Local stream watchers add to salmon science

Fish underwater

Coho in McAleer Creek

All fish photos courtesy of Jeff Jensen

By Douglas Esser
A volunteer looking for salmon in Little Bear Creek in Jeff Jensen’s Salmon Watchers program reported a “National Geographic moment.” Not only did she see salmon returning to spawn near Woodinville, Washington, she witnessed hungry otters at high speed, chasing them up and down the stream. 

In addition to reporting salmon to the University of Washington Bothell teaching professor, the watcher’s comments revealed how citizen science can be fun, even exciting. 

“It’s wonderful to see how much enthusiasm there is out there in the community for doing this,” Jensen said. “I think people are really hungry to engage with some of these environmental problems in a tangible way.” 

Community project 

Salmon Watchers is Jensen’s revival of the King County Salmon Watchers program that ended in 2015. This fall, with help from the city of Bothell and in collaboration with the Three Rivers Chapter of Trout Unlimited, Jensen recruited citizens to gather vital information about salmon in streams that flow into Lake Washington and the Sammamish River.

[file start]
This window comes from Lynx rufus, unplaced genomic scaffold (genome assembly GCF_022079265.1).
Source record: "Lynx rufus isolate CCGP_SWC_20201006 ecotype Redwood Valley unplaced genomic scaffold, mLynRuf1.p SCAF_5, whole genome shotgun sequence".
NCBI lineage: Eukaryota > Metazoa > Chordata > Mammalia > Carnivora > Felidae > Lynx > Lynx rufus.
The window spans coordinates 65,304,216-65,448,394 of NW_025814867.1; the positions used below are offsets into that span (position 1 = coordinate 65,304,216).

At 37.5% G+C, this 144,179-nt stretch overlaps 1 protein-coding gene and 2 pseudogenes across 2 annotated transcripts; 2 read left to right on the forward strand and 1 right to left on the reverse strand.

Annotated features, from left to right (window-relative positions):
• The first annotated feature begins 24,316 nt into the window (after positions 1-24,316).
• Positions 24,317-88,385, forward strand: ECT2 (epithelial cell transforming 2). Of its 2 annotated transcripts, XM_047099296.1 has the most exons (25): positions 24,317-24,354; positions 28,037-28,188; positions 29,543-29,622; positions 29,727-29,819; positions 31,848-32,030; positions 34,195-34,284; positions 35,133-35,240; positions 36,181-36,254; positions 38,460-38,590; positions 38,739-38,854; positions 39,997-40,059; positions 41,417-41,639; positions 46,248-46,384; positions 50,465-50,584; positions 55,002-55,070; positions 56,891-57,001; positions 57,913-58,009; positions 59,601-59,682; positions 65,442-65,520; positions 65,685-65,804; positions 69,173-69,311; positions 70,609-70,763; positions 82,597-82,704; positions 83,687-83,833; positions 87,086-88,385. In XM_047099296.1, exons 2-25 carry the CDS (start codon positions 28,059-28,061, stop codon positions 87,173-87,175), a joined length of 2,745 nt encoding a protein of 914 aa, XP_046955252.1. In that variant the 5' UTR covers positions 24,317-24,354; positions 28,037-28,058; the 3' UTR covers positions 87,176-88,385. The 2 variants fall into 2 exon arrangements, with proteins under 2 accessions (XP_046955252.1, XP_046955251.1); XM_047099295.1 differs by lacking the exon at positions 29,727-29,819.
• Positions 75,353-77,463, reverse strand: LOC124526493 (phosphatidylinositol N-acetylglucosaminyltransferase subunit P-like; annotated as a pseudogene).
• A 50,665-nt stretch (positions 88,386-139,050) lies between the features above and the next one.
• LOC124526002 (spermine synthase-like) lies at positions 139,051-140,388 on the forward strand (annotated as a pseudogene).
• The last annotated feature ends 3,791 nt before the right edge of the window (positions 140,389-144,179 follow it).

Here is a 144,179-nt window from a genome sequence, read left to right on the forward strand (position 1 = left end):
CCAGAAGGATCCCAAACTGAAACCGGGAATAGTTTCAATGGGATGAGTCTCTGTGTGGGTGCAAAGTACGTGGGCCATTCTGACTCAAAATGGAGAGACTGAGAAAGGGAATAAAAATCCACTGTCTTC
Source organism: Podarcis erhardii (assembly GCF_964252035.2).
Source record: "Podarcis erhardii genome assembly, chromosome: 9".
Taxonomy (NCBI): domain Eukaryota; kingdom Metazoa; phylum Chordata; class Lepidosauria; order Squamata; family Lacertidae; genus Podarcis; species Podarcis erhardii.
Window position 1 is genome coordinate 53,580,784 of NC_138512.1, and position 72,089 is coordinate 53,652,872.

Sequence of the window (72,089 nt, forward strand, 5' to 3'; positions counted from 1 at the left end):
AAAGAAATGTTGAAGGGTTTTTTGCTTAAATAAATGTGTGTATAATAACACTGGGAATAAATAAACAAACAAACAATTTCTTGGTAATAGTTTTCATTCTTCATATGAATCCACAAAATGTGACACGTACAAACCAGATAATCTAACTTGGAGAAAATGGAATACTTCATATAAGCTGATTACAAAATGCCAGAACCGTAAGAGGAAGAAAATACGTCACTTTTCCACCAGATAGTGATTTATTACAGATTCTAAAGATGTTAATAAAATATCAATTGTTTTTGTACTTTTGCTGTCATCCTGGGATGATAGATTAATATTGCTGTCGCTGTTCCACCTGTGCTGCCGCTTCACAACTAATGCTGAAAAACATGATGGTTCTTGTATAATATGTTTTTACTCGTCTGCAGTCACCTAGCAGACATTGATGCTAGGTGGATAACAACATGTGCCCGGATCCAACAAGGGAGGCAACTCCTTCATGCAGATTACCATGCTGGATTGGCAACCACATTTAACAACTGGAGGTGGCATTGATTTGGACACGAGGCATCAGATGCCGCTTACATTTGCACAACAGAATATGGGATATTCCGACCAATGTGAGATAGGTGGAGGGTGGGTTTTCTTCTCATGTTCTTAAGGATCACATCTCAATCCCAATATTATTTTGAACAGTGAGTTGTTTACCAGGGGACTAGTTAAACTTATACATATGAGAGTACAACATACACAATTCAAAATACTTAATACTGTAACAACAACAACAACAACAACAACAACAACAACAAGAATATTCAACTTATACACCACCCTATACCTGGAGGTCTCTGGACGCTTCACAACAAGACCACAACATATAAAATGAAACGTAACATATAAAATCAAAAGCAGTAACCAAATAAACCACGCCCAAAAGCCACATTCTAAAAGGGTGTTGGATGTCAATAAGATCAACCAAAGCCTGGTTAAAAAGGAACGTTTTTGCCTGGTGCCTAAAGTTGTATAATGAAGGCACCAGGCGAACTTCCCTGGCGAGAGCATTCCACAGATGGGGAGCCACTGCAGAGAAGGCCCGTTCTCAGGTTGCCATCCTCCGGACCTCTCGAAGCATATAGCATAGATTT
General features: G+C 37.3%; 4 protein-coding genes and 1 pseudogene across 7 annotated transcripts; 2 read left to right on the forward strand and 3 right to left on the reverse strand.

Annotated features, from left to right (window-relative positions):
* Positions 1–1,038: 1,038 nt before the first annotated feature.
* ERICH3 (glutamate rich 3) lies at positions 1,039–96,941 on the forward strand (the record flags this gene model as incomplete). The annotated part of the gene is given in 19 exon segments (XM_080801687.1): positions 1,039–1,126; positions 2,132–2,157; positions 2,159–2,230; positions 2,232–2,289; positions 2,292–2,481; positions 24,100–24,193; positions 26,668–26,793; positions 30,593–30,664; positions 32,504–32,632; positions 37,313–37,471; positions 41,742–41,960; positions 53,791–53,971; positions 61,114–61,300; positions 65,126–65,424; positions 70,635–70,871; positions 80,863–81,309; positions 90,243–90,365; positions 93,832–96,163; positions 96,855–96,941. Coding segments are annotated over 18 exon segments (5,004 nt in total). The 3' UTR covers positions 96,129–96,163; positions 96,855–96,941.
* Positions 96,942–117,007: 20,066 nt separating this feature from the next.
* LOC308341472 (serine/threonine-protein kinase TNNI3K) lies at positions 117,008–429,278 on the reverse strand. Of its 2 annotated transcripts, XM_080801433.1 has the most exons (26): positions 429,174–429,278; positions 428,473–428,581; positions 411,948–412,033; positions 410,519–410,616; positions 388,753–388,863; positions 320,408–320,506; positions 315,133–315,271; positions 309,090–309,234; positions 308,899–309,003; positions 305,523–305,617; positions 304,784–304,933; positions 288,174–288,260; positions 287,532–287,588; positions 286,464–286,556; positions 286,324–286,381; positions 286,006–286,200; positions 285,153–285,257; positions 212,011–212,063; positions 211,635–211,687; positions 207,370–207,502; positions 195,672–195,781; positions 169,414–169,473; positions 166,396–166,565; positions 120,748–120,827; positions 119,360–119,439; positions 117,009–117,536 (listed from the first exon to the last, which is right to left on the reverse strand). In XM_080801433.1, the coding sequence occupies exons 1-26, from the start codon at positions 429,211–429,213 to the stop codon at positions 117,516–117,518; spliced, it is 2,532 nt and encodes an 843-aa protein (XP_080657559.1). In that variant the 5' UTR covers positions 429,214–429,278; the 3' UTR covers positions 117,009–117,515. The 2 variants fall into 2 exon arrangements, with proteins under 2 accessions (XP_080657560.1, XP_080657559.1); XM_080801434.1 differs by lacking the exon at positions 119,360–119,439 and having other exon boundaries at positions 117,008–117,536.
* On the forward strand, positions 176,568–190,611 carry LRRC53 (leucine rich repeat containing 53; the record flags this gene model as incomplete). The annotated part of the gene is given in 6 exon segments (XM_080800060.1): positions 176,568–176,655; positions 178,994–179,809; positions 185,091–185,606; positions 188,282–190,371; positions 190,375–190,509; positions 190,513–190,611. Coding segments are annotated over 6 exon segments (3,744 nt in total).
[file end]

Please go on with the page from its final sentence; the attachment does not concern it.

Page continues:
About three dozen people signed up, agreeing to watch a stream for at least half an hour per week — taking coronavirus precautions. They file reports online about any chinook, sockeye, kokanee and coho they see. They’re watching 11 streams, from Bear Creek near Redmond downstream to Thornton Creek in north Seattle, plus May Creek in Renton. 

The program started in September and could continue into December, but stream watching becomes more challenging when the days are shorter and the water is higher. “If you’re not seeing anything, it’s hard duty to be out there in the rain on some November morning,” Jensen said. 

Trout Unlimited manages the volunteers, who sign liability waivers. Other nonprofits supporting the project include the Lake Forest Park Stewardship Foundation and OneBothell. Jensen trains the watchers how to identify different species, manages the data and exchanges information and observations with the participants.